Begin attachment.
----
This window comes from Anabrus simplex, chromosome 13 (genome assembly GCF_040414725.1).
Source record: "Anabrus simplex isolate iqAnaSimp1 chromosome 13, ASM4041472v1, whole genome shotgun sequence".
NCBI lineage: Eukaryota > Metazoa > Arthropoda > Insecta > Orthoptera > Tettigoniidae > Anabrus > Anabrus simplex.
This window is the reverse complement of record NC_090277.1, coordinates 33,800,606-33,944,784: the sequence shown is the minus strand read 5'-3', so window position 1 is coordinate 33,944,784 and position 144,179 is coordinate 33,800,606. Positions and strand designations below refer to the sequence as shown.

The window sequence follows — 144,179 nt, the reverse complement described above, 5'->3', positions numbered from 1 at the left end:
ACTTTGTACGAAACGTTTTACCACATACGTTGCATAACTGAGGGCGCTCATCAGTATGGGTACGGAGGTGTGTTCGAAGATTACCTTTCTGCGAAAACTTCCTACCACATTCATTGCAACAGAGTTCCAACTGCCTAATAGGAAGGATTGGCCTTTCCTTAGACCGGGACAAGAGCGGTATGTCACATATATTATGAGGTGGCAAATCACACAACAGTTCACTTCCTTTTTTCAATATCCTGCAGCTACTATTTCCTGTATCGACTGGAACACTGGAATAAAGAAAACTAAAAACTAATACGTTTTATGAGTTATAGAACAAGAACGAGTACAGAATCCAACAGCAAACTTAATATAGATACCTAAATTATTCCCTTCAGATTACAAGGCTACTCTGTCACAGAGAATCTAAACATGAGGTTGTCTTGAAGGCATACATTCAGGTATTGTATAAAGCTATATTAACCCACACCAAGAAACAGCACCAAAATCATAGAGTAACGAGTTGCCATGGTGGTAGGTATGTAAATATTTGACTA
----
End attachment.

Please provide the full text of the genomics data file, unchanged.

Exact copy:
This window comes from Anabrus simplex, chromosome 13 (genome assembly GCF_040414725.1).
Source record: "Anabrus simplex isolate iqAnaSimp1 chromosome 13, ASM4041472v1, whole genome shotgun sequence".
NCBI lineage: Eukaryota > Metazoa > Arthropoda > Insecta > Orthoptera > Tettigoniidae > Anabrus > Anabrus simplex.
This window is the reverse complement of record NC_090277.1, coordinates 33,800,606-33,944,784: the sequence shown is the minus strand read 5'-3', so window position 1 is coordinate 33,944,784 and position 144,179 is coordinate 33,800,606. Positions and strand designations below refer to the sequence as shown.

The window sequence follows — 144,179 nt, the reverse complement described above, 5'->3', positions numbered from 1 at the left end:
ACTTTGTACGAAACGTTTTACCACATACGTTGCATAACTGAGGGCGCTCATCAGTATGGGTACGGAGGTGTGTTCGAAGATTACCTTTCTGCGAAAACTTCCTACCACATTCATTGCAACAGAGTTCCAACTGCCTAATAGGAAGGATTGGCCTTTCCTTAGACCGGGACAAGAGCGGTATGTCACATATATTATGAGGTGGCAAATCACACAACAGTTCACTTCCTTTTTTCAATATCCTGCAGCTACTATTTCCTGTATCGACTGGAACACTGGAATAAAGAAAACTAAAAACTAATACGTTTTATGAGTTATAGAACAAGAACGAGTACAGAATCCAACAGCAAACTTAATATAGATACCTAAATTATTCCCTTCAGATTACAAGGCTACTCTGTCACAGAGAATCTAAACATGAGGTTGTCTTGAAGGCATACATTCAGGTATTGTATAAAGCTATATTAACCCACACCAAGAAACAGCACCAAAATCATAGAGTAACGAGTTGCCATGGTGGTAGGTATGTAAATATTTGACTA